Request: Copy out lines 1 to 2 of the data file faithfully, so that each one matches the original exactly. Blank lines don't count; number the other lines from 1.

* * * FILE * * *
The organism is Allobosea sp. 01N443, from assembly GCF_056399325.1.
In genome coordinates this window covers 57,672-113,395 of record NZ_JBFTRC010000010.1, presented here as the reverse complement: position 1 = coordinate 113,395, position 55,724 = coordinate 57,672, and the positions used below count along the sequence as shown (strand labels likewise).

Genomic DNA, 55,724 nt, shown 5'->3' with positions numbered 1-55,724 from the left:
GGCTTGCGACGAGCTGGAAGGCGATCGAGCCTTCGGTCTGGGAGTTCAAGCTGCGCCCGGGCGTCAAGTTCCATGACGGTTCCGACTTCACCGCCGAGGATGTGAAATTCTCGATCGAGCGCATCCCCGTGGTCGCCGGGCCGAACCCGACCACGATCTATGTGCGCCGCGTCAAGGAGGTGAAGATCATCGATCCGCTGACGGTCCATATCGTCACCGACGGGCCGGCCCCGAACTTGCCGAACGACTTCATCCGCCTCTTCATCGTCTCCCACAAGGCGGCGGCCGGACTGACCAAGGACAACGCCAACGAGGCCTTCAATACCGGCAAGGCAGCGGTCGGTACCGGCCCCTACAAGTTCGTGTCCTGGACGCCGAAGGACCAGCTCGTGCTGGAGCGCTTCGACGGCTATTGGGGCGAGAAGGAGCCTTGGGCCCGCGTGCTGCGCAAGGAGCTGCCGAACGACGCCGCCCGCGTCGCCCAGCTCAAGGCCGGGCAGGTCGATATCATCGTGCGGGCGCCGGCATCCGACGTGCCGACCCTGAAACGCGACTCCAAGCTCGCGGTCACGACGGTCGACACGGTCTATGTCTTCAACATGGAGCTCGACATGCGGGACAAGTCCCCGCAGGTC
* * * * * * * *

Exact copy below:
The organism is Allobosea sp. 01N443, from assembly GCF_056399325.1.
In genome coordinates this window covers 57,672-113,395 of record NZ_JBFTRC010000010.1, presented here as the reverse complement: position 1 = coordinate 113,395, position 55,724 = coordinate 57,672, and the positions used below count along the sequence as shown (strand labels likewise).